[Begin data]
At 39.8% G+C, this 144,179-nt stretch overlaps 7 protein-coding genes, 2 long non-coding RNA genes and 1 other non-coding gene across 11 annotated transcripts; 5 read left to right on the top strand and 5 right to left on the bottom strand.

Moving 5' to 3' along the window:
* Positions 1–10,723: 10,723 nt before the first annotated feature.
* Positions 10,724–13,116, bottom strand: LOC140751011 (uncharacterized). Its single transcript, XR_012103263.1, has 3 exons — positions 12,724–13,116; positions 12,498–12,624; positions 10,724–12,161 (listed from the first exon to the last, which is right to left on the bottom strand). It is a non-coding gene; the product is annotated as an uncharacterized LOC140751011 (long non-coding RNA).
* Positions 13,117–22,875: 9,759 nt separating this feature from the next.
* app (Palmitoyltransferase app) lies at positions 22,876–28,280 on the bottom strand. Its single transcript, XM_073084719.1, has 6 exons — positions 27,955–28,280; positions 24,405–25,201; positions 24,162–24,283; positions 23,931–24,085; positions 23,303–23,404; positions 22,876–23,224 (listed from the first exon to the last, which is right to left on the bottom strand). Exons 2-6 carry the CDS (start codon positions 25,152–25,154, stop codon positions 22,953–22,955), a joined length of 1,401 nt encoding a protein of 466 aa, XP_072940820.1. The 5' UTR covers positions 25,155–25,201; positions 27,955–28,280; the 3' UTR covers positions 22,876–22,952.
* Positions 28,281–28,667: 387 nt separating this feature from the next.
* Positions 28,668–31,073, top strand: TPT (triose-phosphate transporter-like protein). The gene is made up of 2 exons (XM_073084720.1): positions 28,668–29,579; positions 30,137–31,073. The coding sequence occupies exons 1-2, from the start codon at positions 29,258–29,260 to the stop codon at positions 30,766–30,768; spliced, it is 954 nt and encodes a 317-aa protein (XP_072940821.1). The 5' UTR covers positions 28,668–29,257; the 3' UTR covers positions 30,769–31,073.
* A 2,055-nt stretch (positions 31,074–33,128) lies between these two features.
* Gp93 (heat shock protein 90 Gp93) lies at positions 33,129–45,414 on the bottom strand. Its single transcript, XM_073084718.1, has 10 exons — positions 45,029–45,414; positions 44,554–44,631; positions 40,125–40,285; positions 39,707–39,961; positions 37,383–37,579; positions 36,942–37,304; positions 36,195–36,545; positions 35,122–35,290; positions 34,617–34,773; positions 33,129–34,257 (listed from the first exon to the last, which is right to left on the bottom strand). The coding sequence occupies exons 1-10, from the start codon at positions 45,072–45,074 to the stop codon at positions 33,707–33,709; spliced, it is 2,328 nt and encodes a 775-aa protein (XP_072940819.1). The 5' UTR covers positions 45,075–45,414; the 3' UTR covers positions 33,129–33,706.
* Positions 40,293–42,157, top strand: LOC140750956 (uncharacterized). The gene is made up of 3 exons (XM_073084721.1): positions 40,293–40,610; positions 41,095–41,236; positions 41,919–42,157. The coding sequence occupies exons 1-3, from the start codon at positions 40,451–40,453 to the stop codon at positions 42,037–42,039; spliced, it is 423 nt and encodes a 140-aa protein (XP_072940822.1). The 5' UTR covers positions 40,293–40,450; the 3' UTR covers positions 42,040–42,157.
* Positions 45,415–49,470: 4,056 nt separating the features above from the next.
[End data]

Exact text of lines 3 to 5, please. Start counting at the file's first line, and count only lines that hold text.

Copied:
* Positions 1–10,723: 10,723 nt before the first annotated feature.
* Positions 10,724–13,116, bottom strand: LOC140751011 (uncharacterized). Its single transcript, XR_012103263.1, has 3 exons — positions 12,724–13,116; positions 12,498–12,624; positions 10,724–12,161 (listed from the first exon to the last, which is right to left on the bottom strand). It is a non-coding gene; the product is annotated as an uncharacterized LOC140751011 (long non-coding RNA).
* Positions 13,117–22,875: 9,759 nt separating this feature from the next.